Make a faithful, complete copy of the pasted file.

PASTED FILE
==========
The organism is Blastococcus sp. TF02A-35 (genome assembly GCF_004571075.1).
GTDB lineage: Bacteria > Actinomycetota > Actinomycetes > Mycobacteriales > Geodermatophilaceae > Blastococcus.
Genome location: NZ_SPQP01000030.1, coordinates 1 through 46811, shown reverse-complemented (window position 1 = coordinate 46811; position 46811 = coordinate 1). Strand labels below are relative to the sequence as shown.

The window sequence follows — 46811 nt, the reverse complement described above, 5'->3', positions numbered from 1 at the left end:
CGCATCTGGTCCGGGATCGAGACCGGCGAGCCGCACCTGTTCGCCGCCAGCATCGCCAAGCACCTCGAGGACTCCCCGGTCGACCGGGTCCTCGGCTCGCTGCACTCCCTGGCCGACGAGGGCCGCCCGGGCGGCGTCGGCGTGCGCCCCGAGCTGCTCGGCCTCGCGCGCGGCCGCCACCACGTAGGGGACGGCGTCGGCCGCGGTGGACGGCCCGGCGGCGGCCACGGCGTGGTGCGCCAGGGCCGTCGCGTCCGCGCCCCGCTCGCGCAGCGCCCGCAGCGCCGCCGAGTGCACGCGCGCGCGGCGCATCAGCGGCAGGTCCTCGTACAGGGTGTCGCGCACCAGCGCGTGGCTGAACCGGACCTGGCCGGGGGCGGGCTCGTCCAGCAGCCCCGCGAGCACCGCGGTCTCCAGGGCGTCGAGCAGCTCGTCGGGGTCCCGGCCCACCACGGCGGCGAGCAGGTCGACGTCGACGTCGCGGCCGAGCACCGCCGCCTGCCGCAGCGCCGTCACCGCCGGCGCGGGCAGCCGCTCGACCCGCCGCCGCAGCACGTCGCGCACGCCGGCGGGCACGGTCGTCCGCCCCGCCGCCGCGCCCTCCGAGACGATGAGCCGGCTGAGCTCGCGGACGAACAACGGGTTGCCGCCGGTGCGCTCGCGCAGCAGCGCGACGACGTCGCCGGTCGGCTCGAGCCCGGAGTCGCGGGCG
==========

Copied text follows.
The organism is Blastococcus sp. TF02A-35 (genome assembly GCF_004571075.1).
GTDB lineage: Bacteria > Actinomycetota > Actinomycetes > Mycobacteriales > Geodermatophilaceae > Blastococcus.
Genome location: NZ_SPQP01000030.1, coordinates 1 through 46811, shown reverse-complemented (window position 1 = coordinate 46811; position 46811 = coordinate 1). Strand labels below are relative to the sequence as shown.

The window sequence follows — 46811 nt, the reverse complement described above, 5'->3', positions numbered from 1 at the left end:
CGCATCTGGTCCGGGATCGAGACCGGCGAGCCGCACCTGTTCGCCGCCAGCATCGCCAAGCACCTCGAGGACTCCCCGGTCGACCGGGTCCTCGGCTCGCTGCACTCCCTGGCCGACGAGGGCCGCCCGGGCGGCGTCGGCGTGCGCCCCGAGCTGCTCGGCCTCGCGCGCGGCCGCCACCACGTAGGGGACGGCGTCGGCCGCGGTGGACGGCCCGGCGGCGGCCACGGCGTGGTGCGCCAGGGCCGTCGCGTCCGCGCCCCGCTCGCGCAGCGCCCGCAGCGCCGCCGAGTGCACGCGCGCGCGGCGCATCAGCGGCAGGTCCTCGTACAGGGTGTCGCGCACCAGCGCGTGGCTGAACCGGACCTGGCCGGGGGCGGGCTCGTCCAGCAGCCCCGCGAGCACCGCGGTCTCCAGGGCGTCGAGCAGCTCGTCGGGGTCCCGGCCCACCACGGCGGCGAGCAGGTCGACGTCGACGTCGCGGCCGAGCACCGCCGCCTGCCGCAGCGCCGTCACCGCCGGCGCGGGCAGCCGCTCGACCCGCCGCCGCAGCACGTCGCGCACGCCGGCGGGCACGGTCGTCCGCCCCGCCGCCGCGCCCTCCGAGACGATGAGCCGGCTGAGCTCGCGGACGAACAACGGGTTGCCGCCGGTGCGCTCGCGCAGCAGCGCGACGACGTCGCCGGTCGGCTCGAGCCCGGAGTCGCGGGCG